Privacy Act Impact Assessment: The FCC completed a Privacy Impact Assessment (PIA) on June 28, 2007. It may be reviewed at http://www.fcc.gov/omd/privacyact/Privacy-Impact-Assessment.html. The Commission is in the process of updating the PIA to incorporate various revisions to it as a result of revisions to the SORN.

    Needs and Uses:

    On October 29, 2013, in document FCC 13-138, Report and Order and Further Notice of Proposed Rulemaking (the User Interfaces Accessibility Order), MB Docket Nos. 12-108, 12-107, published at 78 FR 77210, December 20, 2013, the Commission adopted rules implementing sections 204 and 205 of the CVAA related to making accessible the user interfaces, text menus and guides of digital apparatus designed to receive or play back video programming and navigation devices for the display or selection of multichannel video programming. On November 20, 2015, in document FCC 15-156, the Commission released a Second Report and Order, Order on Reconsideration, and Second Further Notice of Proposed Rulemaking (the Second User Interfaces Accessibility Order), MB Docket No. 12-108, published at 81 FR 5921, February 14, 2016, adopting additional rules to ensure that consumers are able to find out about what accessible devices and features are available from covered manufacturers and multichannel video programming distributors (MVPDs) and how to use such devices and features. Collectively, these rules are codified at 47 CFR 79.107-79.110.

    Covered entities are required to comply with the rules and information collection requirements contained in the User Interfaces Accessibility Order and in the Second User Interfaces Accessibility Order beginning December 20, 2016.

    The Commission is submitting this revised information collection to transfer certain information collection burdens associated with this OMB Control Number 3060-1203 to OMB Control Number 3060-0874. This transfer is being made because the Commission's online consumer complaint portal, which is part of the information collection contained in OMB Control Number 3060-0874, is being revised to enable consumers to file complaints related to the Commission's user interfaces accessibility requirements through the Commission's online complaint portal.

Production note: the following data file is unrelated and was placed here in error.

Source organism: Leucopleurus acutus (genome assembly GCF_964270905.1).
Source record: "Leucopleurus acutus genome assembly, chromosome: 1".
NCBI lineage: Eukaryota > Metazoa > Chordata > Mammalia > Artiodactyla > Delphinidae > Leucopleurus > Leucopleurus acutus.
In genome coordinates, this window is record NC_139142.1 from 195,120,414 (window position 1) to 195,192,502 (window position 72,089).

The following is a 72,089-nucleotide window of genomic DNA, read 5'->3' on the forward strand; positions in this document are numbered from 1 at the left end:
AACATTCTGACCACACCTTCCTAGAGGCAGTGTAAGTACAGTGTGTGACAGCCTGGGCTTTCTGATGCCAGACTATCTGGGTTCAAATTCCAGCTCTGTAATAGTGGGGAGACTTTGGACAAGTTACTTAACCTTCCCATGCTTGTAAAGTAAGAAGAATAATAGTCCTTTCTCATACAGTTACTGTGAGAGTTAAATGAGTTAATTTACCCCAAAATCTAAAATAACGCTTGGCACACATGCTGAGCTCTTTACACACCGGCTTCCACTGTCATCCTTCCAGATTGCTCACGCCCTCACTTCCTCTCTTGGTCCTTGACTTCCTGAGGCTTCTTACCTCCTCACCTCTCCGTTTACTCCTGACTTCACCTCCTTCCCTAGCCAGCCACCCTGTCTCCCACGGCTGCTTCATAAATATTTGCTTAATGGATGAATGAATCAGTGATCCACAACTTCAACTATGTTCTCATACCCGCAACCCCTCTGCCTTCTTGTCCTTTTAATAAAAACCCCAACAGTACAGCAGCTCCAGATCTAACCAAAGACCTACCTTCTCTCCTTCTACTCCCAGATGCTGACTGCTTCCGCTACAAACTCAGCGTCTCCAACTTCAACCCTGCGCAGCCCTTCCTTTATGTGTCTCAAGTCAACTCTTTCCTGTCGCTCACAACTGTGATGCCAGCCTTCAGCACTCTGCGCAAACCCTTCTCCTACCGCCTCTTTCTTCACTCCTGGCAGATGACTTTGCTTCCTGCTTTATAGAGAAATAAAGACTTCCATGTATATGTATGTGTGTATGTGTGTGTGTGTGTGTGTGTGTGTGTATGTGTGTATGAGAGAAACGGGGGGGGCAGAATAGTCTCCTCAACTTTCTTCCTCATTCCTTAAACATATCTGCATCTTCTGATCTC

OMB Control Number: 3060-0874.

    Title: Consumer Complaint Portal: General Complaints, Obscenity or Indecency Complaints, Complaints under the Telephone Consumer Protection Act, Slamming Complaints, RDAs and Communications Accessibility Complaints.

    Form Number: N/A.

    Type of Review: Revision of a currently approved collection.

    Respondents: Individuals or households; Business or other for-profit entities; Not for profit institutions; State, Local or Tribal Government.

    Number of Respondents and Responses: 335,979 respondents; 335,979 responses.

    Estimated Time per Response: 15 minutes (.25 hours) to 30 minutes (.50 hours).

    Frequency of Response: On occasion reporting requirement.

    Obligation to Respond: Voluntary. The statutory authority for this collection is contained in 47 U.S.C. 208 of the Communications Act of 1934, as amended (the Act).

    Total Annual Burden: 84,006 hours.

    Total Annual Cost: None.

    Nature and Extent of Confidentiality: Confidentiality is an issue to the extent that individuals and households provide personally identifiable information, which is covered under the FCC's updated system of records notice (SORN), FCC/CGB-1, “Informal Complaints, Inquiries and Requests for Dispute Assistance.” As required by the Privacy Act, 5 U.S.C. 552a, the Commission also published a SORN, FCC/CGB-1 “Informal Complaints, Inquiries, and Requests for Dispute Assistance,” in the Federal Register on August 15, 2014 (79 FR 48152) which became effective on September 24, 2014.

    Privacy Impact Assessment: The FCC completed a Privacy Impact Assessment (PIA) on June 28, 2007. It may be reviewed at http://www.fcc.gov/omd/privacyact/Privacy-Impact-Assessment.html. The Commission is in the process of updating the PIA to incorporate various revisions to it as a result of revisions to the SORN.